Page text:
We have responded ourselves to the methylhexaneamine issue by creating ADR’s Searchable Database of Banned Stimulants.  The database includes banned stimulants, their synonyms, label names, and also brand names that contain this and other banned stimulants.  With the hope of providing a simple tool for athletes and other drug-tested professionals to help avoid similar issues in the future, we are working on raising financial support to further develop the database and expand it to other categories of drugs.  Please contact us at 310-482-6925 or if you would like to help.

Comment on title: Perhaps you have noticed that we have spelled methylhexanamine in the title without the extra ‘e.’  This is because the compound is more commonly listed on internet sites without the ‘e’ even though the scientific name includes it, as a PubChem search demonstrates.  The Wikipedia page is found by searching without the ‘e,’ yet the first line of the article includes the ‘e.’  This example further demonstrates the confusion that swirls around this compound….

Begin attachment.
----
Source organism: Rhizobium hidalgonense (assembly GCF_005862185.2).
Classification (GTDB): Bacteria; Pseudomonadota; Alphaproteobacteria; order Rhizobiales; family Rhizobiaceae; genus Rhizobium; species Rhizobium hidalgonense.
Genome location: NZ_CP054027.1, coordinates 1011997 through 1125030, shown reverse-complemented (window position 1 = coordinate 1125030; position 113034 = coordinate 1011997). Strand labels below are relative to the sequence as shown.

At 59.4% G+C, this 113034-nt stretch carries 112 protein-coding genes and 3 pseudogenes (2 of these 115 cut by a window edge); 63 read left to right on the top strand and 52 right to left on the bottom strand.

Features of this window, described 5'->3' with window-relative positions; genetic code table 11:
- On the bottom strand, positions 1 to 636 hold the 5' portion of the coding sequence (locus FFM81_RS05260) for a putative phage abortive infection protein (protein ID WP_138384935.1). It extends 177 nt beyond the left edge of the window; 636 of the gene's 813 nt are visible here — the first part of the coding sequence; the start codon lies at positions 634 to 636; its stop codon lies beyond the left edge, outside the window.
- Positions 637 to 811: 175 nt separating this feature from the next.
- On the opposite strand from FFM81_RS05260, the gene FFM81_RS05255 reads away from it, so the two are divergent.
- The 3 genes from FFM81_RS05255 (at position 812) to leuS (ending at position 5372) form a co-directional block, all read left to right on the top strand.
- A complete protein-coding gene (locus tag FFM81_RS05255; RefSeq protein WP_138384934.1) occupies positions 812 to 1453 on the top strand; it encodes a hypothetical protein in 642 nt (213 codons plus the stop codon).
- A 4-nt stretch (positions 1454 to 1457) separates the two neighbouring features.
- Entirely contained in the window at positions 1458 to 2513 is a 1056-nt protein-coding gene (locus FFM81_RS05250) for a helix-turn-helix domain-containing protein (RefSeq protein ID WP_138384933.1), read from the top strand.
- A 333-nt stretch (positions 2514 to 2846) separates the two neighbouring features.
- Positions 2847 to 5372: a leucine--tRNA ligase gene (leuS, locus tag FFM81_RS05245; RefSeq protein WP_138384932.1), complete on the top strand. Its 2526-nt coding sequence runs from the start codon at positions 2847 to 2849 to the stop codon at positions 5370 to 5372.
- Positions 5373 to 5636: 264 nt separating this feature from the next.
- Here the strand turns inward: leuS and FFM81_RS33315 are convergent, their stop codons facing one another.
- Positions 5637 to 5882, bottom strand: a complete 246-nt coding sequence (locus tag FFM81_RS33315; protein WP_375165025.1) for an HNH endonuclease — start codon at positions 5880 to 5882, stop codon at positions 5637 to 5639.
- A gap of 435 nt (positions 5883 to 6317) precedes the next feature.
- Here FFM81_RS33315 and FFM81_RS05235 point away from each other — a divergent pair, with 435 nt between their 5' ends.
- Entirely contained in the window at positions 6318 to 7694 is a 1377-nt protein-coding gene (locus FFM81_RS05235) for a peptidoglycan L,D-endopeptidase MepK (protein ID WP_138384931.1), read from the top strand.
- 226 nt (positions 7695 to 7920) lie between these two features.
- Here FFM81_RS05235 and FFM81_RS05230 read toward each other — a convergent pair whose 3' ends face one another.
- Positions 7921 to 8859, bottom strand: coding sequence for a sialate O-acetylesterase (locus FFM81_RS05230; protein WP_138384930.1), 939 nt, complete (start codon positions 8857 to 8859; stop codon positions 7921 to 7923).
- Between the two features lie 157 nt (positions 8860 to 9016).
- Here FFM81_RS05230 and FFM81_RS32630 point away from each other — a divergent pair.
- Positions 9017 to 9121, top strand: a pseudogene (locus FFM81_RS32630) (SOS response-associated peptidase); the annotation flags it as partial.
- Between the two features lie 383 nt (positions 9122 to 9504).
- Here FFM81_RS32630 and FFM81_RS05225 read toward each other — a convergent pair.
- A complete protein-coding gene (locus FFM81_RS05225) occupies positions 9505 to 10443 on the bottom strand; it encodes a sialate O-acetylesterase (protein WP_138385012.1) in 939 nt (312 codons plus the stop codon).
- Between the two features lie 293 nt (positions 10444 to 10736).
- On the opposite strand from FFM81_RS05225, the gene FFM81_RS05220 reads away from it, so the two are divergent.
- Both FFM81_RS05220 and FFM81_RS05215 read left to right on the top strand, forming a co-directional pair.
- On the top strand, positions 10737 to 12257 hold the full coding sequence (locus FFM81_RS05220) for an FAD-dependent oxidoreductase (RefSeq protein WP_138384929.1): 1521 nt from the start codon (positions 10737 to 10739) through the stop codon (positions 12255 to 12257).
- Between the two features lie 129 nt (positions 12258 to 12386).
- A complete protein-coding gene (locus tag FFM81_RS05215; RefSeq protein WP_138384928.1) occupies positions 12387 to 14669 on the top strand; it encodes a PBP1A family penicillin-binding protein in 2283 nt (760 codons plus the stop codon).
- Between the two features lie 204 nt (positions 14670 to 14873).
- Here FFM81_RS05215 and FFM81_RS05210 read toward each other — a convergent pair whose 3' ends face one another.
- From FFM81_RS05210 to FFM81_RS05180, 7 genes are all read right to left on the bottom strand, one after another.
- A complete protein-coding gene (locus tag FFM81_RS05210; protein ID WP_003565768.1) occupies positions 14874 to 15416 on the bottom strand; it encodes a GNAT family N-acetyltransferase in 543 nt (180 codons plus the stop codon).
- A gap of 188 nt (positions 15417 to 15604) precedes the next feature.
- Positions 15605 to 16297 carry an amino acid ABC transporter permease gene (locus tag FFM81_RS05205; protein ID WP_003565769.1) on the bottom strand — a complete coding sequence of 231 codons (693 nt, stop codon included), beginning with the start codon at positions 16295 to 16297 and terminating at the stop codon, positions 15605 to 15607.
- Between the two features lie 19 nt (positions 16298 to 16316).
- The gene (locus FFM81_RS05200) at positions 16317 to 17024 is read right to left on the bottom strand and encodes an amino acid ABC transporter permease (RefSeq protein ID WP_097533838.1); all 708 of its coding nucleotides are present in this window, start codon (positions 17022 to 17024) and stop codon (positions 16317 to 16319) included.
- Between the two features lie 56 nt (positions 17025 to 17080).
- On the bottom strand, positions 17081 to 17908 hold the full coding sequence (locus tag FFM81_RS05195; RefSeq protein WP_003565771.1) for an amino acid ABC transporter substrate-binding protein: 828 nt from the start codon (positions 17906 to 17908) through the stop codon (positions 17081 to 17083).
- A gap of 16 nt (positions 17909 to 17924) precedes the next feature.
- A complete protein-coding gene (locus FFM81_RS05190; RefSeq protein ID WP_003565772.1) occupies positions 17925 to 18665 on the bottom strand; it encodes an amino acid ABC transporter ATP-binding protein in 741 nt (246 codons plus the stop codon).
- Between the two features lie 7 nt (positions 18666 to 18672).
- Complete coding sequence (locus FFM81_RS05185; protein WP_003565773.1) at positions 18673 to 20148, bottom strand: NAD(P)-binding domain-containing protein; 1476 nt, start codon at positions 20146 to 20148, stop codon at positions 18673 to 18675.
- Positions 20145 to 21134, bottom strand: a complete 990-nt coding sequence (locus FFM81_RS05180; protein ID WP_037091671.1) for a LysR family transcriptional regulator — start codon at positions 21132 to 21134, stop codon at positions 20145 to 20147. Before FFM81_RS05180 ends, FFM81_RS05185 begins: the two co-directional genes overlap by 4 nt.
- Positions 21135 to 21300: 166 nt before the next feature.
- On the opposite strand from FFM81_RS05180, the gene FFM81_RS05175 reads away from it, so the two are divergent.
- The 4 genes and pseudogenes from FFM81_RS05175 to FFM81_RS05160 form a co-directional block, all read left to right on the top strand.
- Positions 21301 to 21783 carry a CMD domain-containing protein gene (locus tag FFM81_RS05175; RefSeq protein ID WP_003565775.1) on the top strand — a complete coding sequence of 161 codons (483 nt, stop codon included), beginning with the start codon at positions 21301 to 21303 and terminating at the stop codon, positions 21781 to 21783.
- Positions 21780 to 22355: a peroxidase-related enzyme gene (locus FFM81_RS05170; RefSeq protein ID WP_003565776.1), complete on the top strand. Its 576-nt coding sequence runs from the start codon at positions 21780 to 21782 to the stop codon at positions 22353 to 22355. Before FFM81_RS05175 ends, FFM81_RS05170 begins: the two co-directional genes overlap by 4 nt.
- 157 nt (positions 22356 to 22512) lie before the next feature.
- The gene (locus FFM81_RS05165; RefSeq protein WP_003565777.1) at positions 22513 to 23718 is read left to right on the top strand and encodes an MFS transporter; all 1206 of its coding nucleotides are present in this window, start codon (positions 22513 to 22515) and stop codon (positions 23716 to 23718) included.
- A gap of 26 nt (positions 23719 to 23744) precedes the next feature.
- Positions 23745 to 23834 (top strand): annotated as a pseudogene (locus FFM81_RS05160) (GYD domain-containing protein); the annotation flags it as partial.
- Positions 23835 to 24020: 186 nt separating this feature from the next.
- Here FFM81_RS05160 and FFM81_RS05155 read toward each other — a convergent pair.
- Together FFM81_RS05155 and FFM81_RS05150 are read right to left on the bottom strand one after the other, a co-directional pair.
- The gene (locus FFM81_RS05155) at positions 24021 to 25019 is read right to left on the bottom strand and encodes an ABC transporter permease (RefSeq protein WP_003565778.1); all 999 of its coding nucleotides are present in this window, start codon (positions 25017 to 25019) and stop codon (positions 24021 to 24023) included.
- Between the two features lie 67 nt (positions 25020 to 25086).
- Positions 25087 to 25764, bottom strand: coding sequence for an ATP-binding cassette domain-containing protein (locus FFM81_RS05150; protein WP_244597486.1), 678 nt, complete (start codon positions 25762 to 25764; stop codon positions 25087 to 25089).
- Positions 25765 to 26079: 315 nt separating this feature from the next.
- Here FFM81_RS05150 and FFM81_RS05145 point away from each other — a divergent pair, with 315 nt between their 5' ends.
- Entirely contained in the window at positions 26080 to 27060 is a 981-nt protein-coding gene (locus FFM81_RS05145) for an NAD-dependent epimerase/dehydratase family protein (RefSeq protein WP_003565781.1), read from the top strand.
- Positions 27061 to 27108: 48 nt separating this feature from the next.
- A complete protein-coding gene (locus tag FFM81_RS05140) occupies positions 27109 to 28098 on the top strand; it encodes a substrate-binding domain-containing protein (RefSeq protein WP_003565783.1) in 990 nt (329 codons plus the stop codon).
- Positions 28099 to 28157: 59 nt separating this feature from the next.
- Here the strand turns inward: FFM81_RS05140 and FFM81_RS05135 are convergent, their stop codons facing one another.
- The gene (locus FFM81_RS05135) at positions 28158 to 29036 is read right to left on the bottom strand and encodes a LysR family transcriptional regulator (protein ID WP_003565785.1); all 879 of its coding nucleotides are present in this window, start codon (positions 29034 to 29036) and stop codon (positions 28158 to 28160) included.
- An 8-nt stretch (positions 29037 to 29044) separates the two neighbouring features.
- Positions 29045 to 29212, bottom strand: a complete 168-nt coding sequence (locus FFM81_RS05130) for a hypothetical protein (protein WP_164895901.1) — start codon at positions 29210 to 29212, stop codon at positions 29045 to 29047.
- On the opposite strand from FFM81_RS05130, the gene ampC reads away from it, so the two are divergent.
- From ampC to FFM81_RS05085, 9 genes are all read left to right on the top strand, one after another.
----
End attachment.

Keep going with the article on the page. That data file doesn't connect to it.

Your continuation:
Strict liability rules in doping violations for clenbuterol: the Ovtcharov, Contador and Hardy cases


The recent news reported by Associated Press on September 22 that German Olympic Table Tennis medalist Dimitrij Ovtcharov was suspended over a positive doping test was likely missed by many in the United States, but it was certainly not missed in Germany.  What should be notable to all is that this is yet another violation due to clenbuterol, the same drug that Tour De France Champion Alberto Contador tested positive for a few months ago.  Also at the core of this case is the long-held rule of strict liability that has been a core tenet of the anti-doping system and is undergoing a series of tests currently due to the influx of recent clenbuterol positive drug-test reports.

This core tenet, described on page 19 in section 2.1.1 of the World Anti-Doping Code – 2009 says that athletes are responsible for any substance found in their body.  The comment provides a good history of the rule and describes that “in the exceptional circumstance where a Prohibited Substance entered an Athlete’s system through No Fault or Negligence or No Significant Fault or Negligence on the Athlete’s part” modified sanctions may be considered.  The consideration of fault or negligence has been adopted over the course of time based on experiences similar to that of American swimmer Jessica Hardy, who also tested positive for clenbuterol back in 2008 and lost her opportunity to compete in the Olympics because of it.